In the example of FIG. 1, a data plane 108, which may be referred to as a forwarding plane, carries the network data in accordance with the configuration laid out by the control plane 106. That is, the data plane 108 of FIG. 1 performs the actual forwarding of the network data according to, for example, the routing tables managed via the control plane 106.

In the illustrated example of FIG. 1, the control plane 106 and the data plane 108 both arrive at, for example, a server 110 (e.g., a common off the shelf (COTS) server) of the network environment 100 via a single network interface card (NIC) 112. The NIC 112 of FIG. 1 implements a single process Pc&d to service the control plane 106 and the data plane 108. For example, the control plane 106 includes signaling/session traffic sent from the NIC 112 and arriving at the NIC 112. Further, the data plane 108 includes coherency traffic arriving at the NIC 112. Because the process Pc&d handles the control plane 106 and the data plane 108 in the example of FIG. 1, failure in either the control plane aspects of Pc&d or the data plane aspects of Pc&d causes a need to, for example, re-synchronize the server 110 with other components of the network environment 100 via the route reflectors 102 a-n. Resynchronization can involve transfer of entire contents of databases (e.g., of the route reflectors 102 a-n, which is costly in terms of, for example, time, network resources, and computational resources of the route reflectors 102 a-n, the server 110, and, more generally, the network environment 100. Due at least to such costs, reduction in resynchronization events is desirable. However, in some instances, one of the control plane 106 and the data plane 108 is more complex than the other. In such instances, handling of both of the data plane 108 and the control plane 106 at the same NIC 112 causes the less complex one of the control plane 106 and the data plane 108 to experience otherwise avoidable failures. For example, an error in the data plane 108 at the process Pc&d causes a need to resynchronize the control plane 106 even though the error did not occur in the control plane 106.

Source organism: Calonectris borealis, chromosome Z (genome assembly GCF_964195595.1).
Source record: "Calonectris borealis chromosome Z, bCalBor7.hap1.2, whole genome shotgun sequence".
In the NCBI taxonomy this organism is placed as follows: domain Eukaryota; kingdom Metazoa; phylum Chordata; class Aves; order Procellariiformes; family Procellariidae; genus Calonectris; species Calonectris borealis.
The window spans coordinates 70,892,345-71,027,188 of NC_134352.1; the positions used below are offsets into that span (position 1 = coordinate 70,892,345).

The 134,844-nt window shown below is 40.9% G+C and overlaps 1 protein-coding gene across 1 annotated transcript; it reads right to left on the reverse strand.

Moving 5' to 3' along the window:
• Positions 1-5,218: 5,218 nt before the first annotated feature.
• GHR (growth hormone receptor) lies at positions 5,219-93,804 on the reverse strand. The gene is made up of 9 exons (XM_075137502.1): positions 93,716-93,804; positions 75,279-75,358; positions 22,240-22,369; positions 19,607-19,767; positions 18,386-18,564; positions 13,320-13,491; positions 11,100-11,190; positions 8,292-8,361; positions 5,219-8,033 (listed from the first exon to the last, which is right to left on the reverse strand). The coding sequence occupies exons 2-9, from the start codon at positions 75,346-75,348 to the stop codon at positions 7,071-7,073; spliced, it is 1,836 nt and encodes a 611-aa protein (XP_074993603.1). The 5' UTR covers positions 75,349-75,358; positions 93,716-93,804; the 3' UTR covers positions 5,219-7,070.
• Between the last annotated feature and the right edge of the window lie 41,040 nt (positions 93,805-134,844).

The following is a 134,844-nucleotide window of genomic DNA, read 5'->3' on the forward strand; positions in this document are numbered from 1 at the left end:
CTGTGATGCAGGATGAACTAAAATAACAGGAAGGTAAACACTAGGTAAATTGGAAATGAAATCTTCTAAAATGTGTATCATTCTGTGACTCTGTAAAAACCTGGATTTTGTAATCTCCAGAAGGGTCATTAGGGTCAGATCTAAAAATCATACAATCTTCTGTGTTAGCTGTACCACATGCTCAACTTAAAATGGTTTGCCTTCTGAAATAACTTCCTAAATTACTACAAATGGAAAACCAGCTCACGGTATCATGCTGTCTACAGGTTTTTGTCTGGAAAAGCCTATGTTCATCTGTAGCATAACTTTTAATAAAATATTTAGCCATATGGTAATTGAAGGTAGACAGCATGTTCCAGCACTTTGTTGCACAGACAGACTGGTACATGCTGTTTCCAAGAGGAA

Some known system address this issue by executing multiple redundant instances of the process Pc&d on the server 110. Each of the redundant instances of the process Pc&d provides an alternative to the NIC 112 in the case of a failure. In some systems, different development teams create different versions of the process Pc&d that are each implemented on the server 110. In such systems, as the different versions of the process Pc&d fail, the surviving versions are considered the more desirable and are used going forward. Additionally, some systems distribute workloads among the desirable versions of the process Pc&d. However, this technique involves an increase in processing loads on the server 110, the route reflectors 102 a-n, and other network components. Further, with this technique, the relatively higher complexity of, for example, the data plane 108 remains as an undesirable effect on the performance of the control plane 106.